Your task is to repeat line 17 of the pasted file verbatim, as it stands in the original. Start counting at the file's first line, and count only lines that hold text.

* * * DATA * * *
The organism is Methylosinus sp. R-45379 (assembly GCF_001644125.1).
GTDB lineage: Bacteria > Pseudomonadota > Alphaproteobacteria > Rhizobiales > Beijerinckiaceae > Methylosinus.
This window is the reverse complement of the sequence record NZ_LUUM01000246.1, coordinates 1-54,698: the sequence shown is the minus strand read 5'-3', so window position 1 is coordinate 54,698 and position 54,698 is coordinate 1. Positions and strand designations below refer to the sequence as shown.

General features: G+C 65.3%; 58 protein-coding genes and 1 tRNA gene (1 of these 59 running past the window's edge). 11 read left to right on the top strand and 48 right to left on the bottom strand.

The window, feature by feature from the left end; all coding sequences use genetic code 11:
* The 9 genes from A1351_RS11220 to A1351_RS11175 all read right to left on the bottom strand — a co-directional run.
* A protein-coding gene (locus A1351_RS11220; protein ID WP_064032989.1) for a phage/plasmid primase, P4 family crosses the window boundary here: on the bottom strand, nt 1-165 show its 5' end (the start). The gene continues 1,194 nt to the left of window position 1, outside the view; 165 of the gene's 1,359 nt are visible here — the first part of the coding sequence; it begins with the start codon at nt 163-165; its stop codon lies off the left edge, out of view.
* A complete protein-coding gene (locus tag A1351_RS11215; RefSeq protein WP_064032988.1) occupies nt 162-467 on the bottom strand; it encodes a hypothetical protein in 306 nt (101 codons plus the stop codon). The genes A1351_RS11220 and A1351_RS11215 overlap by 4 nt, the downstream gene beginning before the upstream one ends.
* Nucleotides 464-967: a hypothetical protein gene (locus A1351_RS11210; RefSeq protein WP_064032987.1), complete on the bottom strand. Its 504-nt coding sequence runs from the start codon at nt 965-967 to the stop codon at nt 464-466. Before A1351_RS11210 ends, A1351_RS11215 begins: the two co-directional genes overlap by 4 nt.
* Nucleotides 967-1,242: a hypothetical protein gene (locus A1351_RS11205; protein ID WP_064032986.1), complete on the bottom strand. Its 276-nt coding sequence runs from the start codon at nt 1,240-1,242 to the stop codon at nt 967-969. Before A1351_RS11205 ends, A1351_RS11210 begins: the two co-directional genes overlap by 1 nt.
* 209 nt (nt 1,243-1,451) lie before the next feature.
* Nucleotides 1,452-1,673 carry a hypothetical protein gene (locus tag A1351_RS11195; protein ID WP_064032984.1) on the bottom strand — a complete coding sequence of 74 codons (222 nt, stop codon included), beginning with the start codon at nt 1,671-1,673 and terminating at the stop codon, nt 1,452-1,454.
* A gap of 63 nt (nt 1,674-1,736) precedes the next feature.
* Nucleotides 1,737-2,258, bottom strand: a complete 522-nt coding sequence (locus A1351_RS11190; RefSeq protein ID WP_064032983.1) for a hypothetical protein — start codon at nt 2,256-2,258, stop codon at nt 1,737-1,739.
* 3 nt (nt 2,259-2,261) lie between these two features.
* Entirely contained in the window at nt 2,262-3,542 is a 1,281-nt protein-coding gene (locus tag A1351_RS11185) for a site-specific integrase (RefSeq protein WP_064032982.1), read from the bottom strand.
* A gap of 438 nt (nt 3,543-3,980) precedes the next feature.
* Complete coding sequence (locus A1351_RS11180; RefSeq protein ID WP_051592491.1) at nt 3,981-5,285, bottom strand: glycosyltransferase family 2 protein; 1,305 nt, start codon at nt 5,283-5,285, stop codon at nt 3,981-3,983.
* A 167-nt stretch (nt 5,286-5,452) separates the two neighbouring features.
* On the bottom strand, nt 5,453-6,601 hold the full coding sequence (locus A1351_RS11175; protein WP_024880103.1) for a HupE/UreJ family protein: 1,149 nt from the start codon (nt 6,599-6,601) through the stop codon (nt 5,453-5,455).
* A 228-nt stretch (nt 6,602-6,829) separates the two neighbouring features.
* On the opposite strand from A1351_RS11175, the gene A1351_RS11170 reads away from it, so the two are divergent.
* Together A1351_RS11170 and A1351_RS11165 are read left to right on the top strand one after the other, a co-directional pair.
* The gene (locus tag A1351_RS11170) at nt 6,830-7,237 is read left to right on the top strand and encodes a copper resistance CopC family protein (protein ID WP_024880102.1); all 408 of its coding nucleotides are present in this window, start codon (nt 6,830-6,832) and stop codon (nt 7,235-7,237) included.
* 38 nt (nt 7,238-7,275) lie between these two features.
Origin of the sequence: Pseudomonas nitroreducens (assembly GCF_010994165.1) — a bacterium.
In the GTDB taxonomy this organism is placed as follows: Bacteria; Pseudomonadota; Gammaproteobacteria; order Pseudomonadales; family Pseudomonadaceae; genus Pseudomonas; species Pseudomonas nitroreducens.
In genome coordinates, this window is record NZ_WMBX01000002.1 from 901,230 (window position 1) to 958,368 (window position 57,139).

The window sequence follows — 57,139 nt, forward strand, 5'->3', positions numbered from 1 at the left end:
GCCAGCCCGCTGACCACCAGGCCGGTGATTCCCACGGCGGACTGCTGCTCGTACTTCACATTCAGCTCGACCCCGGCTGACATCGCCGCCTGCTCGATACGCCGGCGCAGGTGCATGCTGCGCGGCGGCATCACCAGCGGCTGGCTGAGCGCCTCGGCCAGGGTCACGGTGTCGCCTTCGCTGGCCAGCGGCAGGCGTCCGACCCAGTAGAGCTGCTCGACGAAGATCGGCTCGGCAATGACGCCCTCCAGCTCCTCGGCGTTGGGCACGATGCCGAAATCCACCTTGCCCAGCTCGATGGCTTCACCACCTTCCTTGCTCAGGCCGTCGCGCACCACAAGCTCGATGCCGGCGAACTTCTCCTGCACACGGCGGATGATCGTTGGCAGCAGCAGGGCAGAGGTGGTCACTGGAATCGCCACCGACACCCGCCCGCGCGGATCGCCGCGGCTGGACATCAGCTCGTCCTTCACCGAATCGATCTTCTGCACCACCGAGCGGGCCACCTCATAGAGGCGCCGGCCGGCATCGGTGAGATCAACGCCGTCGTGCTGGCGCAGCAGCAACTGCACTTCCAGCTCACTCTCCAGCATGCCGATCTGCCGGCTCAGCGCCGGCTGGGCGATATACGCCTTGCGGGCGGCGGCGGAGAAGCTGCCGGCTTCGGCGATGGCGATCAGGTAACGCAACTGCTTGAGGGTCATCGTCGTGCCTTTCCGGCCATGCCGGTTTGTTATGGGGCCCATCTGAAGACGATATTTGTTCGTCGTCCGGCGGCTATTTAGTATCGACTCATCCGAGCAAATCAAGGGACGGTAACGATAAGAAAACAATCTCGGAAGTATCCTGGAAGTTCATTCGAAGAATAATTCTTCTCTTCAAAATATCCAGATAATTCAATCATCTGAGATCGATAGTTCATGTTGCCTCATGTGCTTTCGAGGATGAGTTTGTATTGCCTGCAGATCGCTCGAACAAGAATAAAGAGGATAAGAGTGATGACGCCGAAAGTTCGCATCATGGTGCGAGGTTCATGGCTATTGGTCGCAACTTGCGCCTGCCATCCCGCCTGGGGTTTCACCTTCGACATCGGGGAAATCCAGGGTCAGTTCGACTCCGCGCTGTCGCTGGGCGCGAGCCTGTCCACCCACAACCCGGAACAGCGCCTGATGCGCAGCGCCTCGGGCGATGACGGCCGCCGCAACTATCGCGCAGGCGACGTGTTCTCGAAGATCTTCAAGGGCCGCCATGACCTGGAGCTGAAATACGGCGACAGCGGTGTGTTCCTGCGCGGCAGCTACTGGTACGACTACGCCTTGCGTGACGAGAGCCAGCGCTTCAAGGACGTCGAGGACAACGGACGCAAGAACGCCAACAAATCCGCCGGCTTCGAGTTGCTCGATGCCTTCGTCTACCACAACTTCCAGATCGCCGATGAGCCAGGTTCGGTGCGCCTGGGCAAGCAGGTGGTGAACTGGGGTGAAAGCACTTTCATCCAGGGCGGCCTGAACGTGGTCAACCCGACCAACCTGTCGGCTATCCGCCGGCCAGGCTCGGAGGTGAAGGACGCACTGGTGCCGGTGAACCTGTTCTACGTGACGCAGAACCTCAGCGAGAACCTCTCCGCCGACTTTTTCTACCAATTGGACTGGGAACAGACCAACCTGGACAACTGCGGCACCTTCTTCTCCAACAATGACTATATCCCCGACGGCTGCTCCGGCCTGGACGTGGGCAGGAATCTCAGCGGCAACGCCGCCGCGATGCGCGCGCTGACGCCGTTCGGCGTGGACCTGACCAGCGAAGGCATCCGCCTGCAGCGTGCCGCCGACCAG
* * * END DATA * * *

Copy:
* A gap of 438 nt (nt 3,543-3,980) precedes the next feature.